• Abstract: The Arctic and Antarctic regions of Earth’s climate system have historically received less scientific attention than, and remain poorly observed and understood relative to, other regions of the world. Being critically sensitive to anthropogenic climate change, the polar regions are hotspots of rapid surface warming, cryospheric melt, and profound oceanic change. In this colloquium I’ll talk about the causes and consequences of this polar amplification (predominantly Arctic amplification) of global warming. I’ll discuss how coupled interactions between the atmosphere, ocean, and floating sea ice drive this amplification, and how Arctic change affects the atmosphere’s stratification, storminess, and overturning circulation, with global implications. Our work uses earth system models (developed right here in Boulder CO!) that seek to realistically capture the processes involved. We’ve recently learned that the way we use earth-system models to probe Arctic amplification could be misleading. I’ll discuss attempts to address this shortcoming and prospects for improved experiments. Finally, I’ll highlight plans for a 2025 program at the Kavli Institute for Theoretical Physics where we’ll study polar amplification and other urgent issues around changing polar climates.

November 15 — "Advancing our understanding of the solar corona by engaging over 1400 students in authentic research"

  • Presenter: Heather Lewandowski, JILA, University of Colorado, Boulder
  • Host: Noah Finkelstein
  • Abstract: Participation in undergraduate research experiences (UREs) has been identified as an important way of increasing undergraduate retention, interest, and identity within the sciences. Course-based undergraduate research experiences (CUREs) have been shown to have similar outcomes to UREs, but can reach a larger number of students at one time and are accessible to any student simply through enrollment in a course. One key component of a CURE is that students must participate in authentic scientific discovery in which they answer a question where the answer is initially unknown to both students and the scientific community. Here, we present student experiences with authentic research in the first large-enrollment, introductory physics CURE conducted remotely during the COVID-19 pandemic. The outcomes of this CURE include a new result suggesting the mechanism for why the sun’s corona is so much hotter than the surface of the sun, which is a longstanding puzzle in solar physics. Additionally, we find that the course helped students gain research skills and programming confidence, engage in productive and enjoyable teamwork experiences, and feel motivated and interested in experimental physics research.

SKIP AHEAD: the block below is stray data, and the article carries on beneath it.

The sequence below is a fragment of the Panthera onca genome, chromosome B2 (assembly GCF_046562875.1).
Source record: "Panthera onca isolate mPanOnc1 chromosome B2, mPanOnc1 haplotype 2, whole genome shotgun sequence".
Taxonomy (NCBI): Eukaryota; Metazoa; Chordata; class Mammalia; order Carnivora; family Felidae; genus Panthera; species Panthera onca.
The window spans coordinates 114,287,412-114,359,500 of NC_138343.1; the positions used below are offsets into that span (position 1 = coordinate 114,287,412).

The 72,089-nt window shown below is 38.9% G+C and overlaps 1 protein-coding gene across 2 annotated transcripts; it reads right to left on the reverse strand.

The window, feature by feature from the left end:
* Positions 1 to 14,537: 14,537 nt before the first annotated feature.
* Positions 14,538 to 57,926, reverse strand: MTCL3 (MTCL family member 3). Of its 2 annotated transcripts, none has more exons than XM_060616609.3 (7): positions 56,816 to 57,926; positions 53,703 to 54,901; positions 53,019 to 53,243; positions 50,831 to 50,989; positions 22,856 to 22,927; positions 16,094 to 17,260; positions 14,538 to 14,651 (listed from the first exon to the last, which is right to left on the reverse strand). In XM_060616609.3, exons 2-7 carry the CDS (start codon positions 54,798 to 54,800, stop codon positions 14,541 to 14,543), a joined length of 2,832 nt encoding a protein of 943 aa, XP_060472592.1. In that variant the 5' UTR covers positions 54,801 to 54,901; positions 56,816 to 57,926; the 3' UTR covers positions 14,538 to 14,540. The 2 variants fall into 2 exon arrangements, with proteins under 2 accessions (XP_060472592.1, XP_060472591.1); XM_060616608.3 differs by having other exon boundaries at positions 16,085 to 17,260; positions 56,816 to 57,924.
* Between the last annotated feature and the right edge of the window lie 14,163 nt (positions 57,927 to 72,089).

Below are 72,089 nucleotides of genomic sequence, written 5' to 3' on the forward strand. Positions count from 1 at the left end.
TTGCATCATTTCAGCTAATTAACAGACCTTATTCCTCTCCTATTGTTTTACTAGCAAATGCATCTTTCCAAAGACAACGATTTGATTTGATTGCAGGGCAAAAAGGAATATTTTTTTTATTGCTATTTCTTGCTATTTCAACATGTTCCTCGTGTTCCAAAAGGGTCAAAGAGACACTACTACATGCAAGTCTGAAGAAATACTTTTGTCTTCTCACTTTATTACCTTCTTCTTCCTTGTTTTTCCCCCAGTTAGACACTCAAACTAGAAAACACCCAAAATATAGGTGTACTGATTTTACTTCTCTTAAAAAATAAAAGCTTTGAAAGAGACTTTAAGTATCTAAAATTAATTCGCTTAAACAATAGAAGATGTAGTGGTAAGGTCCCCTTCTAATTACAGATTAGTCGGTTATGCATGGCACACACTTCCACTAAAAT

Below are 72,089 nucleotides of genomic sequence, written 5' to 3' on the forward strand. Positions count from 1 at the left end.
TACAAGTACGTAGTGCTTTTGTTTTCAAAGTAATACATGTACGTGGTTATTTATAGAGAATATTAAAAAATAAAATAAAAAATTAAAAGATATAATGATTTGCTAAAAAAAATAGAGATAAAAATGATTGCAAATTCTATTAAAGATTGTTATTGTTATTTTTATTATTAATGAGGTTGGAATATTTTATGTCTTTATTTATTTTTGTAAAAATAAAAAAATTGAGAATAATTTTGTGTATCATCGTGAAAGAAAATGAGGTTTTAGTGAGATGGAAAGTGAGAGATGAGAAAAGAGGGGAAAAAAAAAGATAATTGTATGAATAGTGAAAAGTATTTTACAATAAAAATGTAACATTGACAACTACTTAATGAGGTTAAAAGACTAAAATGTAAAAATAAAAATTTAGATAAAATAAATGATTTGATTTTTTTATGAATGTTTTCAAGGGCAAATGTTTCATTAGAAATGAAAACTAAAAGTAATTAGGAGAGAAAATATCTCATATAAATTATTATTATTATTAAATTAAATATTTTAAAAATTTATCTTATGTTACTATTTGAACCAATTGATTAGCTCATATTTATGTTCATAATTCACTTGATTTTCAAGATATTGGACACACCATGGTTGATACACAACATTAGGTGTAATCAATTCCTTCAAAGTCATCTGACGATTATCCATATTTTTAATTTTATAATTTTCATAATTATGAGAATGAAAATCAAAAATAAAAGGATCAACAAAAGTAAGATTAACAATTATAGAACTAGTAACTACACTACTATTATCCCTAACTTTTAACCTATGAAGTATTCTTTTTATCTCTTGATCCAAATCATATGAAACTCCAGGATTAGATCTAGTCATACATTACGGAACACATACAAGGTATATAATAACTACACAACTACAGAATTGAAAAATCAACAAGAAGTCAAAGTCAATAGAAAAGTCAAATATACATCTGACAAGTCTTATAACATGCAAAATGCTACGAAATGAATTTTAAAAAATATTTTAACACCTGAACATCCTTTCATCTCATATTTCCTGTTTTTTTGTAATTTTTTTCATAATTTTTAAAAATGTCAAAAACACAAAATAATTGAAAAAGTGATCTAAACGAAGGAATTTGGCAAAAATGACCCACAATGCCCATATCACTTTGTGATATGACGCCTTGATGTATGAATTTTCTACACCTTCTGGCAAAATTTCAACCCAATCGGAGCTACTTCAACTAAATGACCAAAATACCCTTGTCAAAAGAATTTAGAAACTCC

November 22 — No Colloquium, Fall Break 

November 29 — "How much of a meritocracy? Untangling the drivers of productivity and prominence among scientists"

  • Presenter: Aaron Clauset, University of Colorado, Boulder Department of Computer Science
  • Host: Andrew Lucas
  • Abstract: Simple measures of the productivity and prominence vary enormously across both individual scientists and across institutions. But, how much do these sometimes enormous inequalities represent genuine meritocratic differences, and how much are they biased by non-meritocratic factors that may limit scientific progress?

    This talk will untangle some of the underlying drivers of differences in scientific productivity and prominence. First, we'll ask, how much of an individual's productivity (how many papers they publish) can be attributed to inherent skill vs. environmental advantages. Second, we'll ask, what drives where a scientist works? Then, we'll ask, what role do social networks and social capital play in shaping an individual scientist's productivity and prominence within their field? In this last section, we'll use two network-based generative models that can untangle these two measures from a scientist's collaboration network, and allow us to evaluate how gendered differences in social networks relate to gendered differences in productivity and prominence, and the degree to which social networks might be inheritable from advisors to advisees. I'll close with a discussion of how knowing the systemic and structural sources of bias in science can help us reconnect with our meritocratic principles, to both diversify the academy and broaden its contributions to society.

    Aaron Clauset is a Professor in the Department of Computer Science and the BioFrontiers Institute at the University of Colorado Boulder, and is External Faculty at the Santa Fe Institute. He received a PhD in Computer Science, with distinction, from the University of New Mexico, a BS in Physics, with honors, from Haverford College, and was an Omidyar Fellow at the prestigious Santa Fe Institute. He was awarded the Erdos-Renyi Prize in Network Science in 2016, and was named a Fellow of the Network Science Society in 2023. Since 2017, he has been a Deputy Editor responsible for the Social, Computing, and Interdisciplinary Sciences at Science Advances.